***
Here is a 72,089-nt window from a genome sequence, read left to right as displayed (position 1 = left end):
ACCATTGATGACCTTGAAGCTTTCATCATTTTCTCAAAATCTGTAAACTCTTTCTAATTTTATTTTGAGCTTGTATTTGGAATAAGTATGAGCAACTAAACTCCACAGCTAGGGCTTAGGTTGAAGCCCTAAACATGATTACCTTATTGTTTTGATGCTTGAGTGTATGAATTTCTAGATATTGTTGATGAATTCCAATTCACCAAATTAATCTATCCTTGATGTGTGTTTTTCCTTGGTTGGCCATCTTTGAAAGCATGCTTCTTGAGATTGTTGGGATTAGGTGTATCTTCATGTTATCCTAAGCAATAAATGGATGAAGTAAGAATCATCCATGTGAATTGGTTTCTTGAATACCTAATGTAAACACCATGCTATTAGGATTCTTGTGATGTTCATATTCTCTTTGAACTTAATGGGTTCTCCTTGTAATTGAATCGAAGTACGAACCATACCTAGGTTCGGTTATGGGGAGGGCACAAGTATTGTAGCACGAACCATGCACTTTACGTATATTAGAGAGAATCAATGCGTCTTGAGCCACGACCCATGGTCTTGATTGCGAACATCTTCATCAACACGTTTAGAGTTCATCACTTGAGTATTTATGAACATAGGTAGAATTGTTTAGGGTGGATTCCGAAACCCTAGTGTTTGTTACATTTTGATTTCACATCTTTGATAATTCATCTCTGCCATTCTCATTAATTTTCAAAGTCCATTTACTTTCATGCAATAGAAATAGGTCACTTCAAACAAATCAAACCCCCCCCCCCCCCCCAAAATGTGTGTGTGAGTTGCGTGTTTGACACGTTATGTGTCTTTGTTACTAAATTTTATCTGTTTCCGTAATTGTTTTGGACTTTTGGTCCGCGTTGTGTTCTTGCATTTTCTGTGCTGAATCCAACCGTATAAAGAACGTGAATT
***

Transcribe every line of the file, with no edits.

Here is a 72,089-nt window from a genome sequence, read left to right as displayed (position 1 = left end):
ACCATTGATGACCTTGAAGCTTTCATCATTTTCTCAAAATCTGTAAACTCTTTCTAATTTTATTTTGAGCTTGTATTTGGAATAAGTATGAGCAACTAAACTCCACAGCTAGGGCTTAGGTTGAAGCCCTAAACATGATTACCTTATTGTTTTGATGCTTGAGTGTATGAATTTCTAGATATTGTTGATGAATTCCAATTCACCAAATTAATCTATCCTTGATGTGTGTTTTTCCTTGGTTGGCCATCTTTGAAAGCATGCTTCTTGAGATTGTTGGGATTAGGTGTATCTTCATGTTATCCTAAGCAATAAATGGATGAAGTAAGAATCATCCATGTGAATTGGTTTCTTGAATACCTAATGTAAACACCATGCTATTAGGATTCTTGTGATGTTCATATTCTCTTTGAACTTAATGGGTTCTCCTTGTAATTGAATCGAAGTACGAACCATACCTAGGTTCGGTTATGGGGAGGGCACAAGTATTGTAGCACGAACCATGCACTTTACGTATATTAGAGAGAATCAATGCGTCTTGAGCCACGACCCATGGTCTTGATTGCGAACATCTTCATCAACACGTTTAGAGTTCATCACTTGAGTATTTATGAACATAGGTAGAATTGTTTAGGGTGGATTCCGAAACCCTAGTGTTTGTTACATTTTGATTTCACATCTTTGATAATTCATCTCTGCCATTCTCATTAATTTTCAAAGTCCATTTACTTTCATGCAATAGAAATAGGTCACTTCAAACAAATCAAACCCCCCCCCCCCCCCCAAAATGTGTGTGTGAGTTGCGTGTTTGACACGTTATGTGTCTTTGTTACTAAATTTTATCTGTTTCCGTAATTGTTTTGGACTTTTGGTCCGCGTTGTGTTCTTGCATTTTCTGTGCTGAATCCAACCGTATAAAGAACGTGAATT